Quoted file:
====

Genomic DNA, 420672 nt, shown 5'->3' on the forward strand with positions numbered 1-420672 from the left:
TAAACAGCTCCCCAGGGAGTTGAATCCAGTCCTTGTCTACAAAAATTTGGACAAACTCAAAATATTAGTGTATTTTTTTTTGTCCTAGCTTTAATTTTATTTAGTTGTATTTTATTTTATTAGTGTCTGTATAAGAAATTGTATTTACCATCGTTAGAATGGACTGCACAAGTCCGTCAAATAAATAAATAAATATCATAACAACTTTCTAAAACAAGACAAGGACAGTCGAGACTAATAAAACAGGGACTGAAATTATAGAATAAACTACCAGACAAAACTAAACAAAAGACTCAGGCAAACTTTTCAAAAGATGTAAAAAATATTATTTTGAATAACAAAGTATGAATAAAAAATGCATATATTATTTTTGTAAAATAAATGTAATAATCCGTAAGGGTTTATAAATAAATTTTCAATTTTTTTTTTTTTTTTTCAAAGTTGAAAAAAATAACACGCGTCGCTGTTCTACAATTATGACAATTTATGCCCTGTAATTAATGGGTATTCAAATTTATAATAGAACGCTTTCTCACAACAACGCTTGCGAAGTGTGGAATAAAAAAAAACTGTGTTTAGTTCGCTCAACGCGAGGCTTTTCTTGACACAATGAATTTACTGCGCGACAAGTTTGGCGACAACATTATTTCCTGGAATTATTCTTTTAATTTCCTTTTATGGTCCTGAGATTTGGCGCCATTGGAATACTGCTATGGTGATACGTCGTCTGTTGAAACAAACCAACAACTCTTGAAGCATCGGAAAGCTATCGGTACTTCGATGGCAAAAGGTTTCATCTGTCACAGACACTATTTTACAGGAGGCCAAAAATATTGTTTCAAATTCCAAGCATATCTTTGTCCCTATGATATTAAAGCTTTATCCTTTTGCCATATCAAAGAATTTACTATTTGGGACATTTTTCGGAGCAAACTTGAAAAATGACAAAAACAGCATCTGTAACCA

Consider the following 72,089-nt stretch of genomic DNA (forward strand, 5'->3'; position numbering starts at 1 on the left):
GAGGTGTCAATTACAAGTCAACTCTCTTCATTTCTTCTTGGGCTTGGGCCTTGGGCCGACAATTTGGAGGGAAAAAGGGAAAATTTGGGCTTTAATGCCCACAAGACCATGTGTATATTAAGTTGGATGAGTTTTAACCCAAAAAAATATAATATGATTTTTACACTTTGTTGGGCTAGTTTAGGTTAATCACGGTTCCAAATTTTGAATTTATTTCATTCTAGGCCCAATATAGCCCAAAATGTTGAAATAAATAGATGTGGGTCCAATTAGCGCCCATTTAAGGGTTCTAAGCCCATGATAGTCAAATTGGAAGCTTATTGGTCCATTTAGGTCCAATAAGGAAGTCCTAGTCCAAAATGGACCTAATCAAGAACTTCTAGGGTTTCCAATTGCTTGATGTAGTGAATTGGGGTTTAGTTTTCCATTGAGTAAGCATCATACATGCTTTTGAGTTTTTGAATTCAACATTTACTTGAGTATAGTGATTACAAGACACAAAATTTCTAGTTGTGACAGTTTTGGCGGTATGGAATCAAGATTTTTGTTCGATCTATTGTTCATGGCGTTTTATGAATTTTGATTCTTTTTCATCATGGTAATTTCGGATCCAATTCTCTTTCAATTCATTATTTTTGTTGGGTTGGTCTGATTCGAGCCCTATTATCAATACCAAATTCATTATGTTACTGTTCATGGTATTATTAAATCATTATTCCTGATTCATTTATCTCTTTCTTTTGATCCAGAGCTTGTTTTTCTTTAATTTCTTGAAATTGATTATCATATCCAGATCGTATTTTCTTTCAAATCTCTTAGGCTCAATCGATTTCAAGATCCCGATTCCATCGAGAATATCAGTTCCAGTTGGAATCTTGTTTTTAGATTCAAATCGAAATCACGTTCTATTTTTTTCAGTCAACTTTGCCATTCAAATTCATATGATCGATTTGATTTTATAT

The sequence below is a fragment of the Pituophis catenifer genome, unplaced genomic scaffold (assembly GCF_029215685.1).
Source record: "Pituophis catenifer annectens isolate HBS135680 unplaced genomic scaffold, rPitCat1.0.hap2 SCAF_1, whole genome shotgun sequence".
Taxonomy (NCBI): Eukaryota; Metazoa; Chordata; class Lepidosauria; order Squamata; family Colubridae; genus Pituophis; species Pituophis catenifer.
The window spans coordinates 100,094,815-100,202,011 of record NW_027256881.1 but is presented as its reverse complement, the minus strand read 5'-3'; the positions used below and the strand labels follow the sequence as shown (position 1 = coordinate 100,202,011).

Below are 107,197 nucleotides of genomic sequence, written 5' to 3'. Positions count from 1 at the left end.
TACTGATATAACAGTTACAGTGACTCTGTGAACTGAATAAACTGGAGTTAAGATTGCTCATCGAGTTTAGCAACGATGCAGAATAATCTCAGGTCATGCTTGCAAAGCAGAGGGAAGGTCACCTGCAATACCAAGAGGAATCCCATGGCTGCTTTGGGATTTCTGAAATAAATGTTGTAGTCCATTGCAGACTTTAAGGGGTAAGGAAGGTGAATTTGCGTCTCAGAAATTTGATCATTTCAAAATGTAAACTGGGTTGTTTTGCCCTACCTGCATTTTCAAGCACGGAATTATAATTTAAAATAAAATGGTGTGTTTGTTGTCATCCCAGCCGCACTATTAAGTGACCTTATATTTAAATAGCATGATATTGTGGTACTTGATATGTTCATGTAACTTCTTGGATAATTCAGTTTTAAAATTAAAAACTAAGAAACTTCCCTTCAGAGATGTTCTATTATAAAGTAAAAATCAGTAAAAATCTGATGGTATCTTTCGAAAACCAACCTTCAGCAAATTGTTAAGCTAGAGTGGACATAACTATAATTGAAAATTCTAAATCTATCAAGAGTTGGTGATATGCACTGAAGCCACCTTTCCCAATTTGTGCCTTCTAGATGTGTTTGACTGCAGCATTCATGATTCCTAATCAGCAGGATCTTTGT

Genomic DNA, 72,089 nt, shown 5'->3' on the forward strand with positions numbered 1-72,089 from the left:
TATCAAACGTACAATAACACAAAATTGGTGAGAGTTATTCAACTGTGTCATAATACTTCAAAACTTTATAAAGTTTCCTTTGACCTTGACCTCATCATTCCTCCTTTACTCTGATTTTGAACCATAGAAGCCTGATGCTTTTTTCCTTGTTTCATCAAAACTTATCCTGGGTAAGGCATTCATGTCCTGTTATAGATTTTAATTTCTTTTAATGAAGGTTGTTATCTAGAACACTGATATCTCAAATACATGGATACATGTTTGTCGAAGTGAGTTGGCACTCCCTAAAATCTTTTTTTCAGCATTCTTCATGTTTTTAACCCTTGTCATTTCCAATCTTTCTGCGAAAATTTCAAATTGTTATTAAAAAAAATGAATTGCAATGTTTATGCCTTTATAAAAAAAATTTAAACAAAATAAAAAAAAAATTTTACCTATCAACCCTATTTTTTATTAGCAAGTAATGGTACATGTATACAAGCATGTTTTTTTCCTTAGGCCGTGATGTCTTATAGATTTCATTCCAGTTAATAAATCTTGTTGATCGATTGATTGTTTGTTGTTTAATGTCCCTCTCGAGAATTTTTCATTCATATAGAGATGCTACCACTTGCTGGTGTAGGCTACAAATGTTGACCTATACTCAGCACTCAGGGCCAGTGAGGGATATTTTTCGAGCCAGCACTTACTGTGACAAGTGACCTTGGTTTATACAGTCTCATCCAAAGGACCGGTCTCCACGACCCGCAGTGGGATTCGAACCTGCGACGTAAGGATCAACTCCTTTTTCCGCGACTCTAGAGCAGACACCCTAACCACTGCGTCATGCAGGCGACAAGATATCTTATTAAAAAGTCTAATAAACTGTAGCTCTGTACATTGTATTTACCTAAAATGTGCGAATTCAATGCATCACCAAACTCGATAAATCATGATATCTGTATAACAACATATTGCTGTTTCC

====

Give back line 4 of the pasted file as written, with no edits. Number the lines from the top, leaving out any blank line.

GAGGTGTCAATTACAAGTCAACTCTCTTCATTTCTTCTTGGGCTTGGGCCTTGGGCCGACAATTTGGAGGGAAAAAGGGAAAATTTGGGCTTTAATGCCCACAAGACCATGTGTATATTAAGTTGGATGAGTTTTAACCCAAAAAAATATAATATGATTTTTACACTTTGTTGGGCTAGTTTAGGTTAATCACGGTTCCAAATTTTGAATTTATTTCATTCTAGGCCCAATATAGCCCAAAATGTTGAAATAAATAGATGTGGGTCCAATTAGCGCCCATTTAAGGGTTCTAAGCCCATGATAGTCAAATTGGAAGCTTATTGGTCCATTTAGGTCCAATAAGGAAGTCCTAGTCCAAAATGGACCTAATCAAGAACTTCTAGGGTTTCCAATTGCTTGATGTAGTGAATTGGGGTTTAGTTTTCCATTGAGTAAGCATCATACATGCTTTTGAGTTTTTGAATTCAACATTTACTTGAGTATAGTGATTACAAGACACAAAATTTCTAGTTGTGACAGTTTTGGCGGTATGGAATCAAGATTTTTGTTCGATCTATTGTTCATGGCGTTTTATGAATTTTGATTCTTTTTCATCATGGTAATTTCGGATCCAATTCTCTTTCAATTCATTATTTTTGTTGGGTTGGTCTGATTCGAGCCCTATTATCAATACCAAATTCATTATGTTACTGTTCATGGTATTATTAAATCATTATTCCTGATTCATTTATCTCTTTCTTTTGATCCAGAGCTTGTTTTTCTTTAATTTCTTGAAATTGATTATCATATCCAGATCGTATTTTCTTTCAAATCTCTTAGGCTCAATCGATTTCAAGATCCCGATTCCATCGAGAATATCAGTTCCAGTTGGAATCTTGTTTTTAGATTCAAATCGAAATCACGTTCTATTTTTTTCAGTCAACTTTGCCATTCAAATTCATATGATCGATTTGATTTTATAT